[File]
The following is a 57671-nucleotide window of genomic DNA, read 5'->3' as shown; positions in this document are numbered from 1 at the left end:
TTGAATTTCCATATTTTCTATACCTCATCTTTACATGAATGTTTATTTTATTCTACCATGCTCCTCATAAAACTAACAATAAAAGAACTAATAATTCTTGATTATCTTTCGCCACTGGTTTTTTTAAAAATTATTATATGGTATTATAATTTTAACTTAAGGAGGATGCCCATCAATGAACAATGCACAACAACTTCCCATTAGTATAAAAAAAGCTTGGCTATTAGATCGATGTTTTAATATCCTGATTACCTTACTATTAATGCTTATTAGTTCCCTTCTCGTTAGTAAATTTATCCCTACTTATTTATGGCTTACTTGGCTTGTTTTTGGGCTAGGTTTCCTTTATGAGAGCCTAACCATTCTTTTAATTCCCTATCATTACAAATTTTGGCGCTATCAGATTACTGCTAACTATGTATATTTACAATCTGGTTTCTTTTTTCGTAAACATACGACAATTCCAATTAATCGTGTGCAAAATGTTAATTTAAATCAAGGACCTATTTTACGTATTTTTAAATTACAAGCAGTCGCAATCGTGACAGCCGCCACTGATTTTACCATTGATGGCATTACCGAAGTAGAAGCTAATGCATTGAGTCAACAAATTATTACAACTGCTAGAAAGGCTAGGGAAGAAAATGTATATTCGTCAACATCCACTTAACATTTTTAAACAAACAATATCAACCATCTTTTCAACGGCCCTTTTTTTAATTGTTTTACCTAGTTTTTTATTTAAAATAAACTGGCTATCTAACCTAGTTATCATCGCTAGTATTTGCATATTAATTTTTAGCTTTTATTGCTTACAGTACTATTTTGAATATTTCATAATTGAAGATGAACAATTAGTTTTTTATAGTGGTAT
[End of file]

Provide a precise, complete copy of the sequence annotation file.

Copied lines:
The following is a 57671-nucleotide window of genomic DNA, read 5'->3' as shown; positions in this document are numbered from 1 at the left end:
TTGAATTTCCATATTTTCTATACCTCATCTTTACATGAATGTTTATTTTATTCTACCATGCTCCTCATAAAACTAACAATAAAAGAACTAATAATTCTTGATTATCTTTCGCCACTGGTTTTTTTAAAAATTATTATATGGTATTATAATTTTAACTTAAGGAGGATGCCCATCAATGAACAATGCACAACAACTTCCCATTAGTATAAAAAAAGCTTGGCTATTAGATCGATGTTTTAATATCCTGATTACCTTACTATTAATGCTTATTAGTTCCCTTCTCGTTAGTAAATTTATCCCTACTTATTTATGGCTTACTTGGCTTGTTTTTGGGCTAGGTTTCCTTTATGAGAGCCTAACCATTCTTTTAATTCCCTATCATTACAAATTTTGGCGCTATCAGATTACTGCTAACTATGTATATTTACAATCTGGTTTCTTTTTTCGTAAACATACGACAATTCCAATTAATCGTGTGCAAAATGTTAATTTAAATCAAGGACCTATTTTACGTATTTTTAAATTACAAGCAGTCGCAATCGTGACAGCCGCCACTGATTTTACCATTGATGGCATTACCGAAGTAGAAGCTAATGCATTGAGTCAACAAATTATTACAACTGCTAGAAAGGCTAGGGAAGAAAATGTATATTCGTCAACATCCACTTAACATTTTTAAACAAACAATATCAACCATCTTTTCAACGGCCCTTTTTTTAATTGTTTTACCTAGTTTTTTATTTAAAATAAACTGGCTATCTAACCTAGTTATCATCGCTAGTATTTGCATATTAATTTTTAGCTTTTATTGCTTACAGTACTATTTTGAATATTTCATAATTGAAGATGAACAATTAGTTTTTTATAGTGGTAT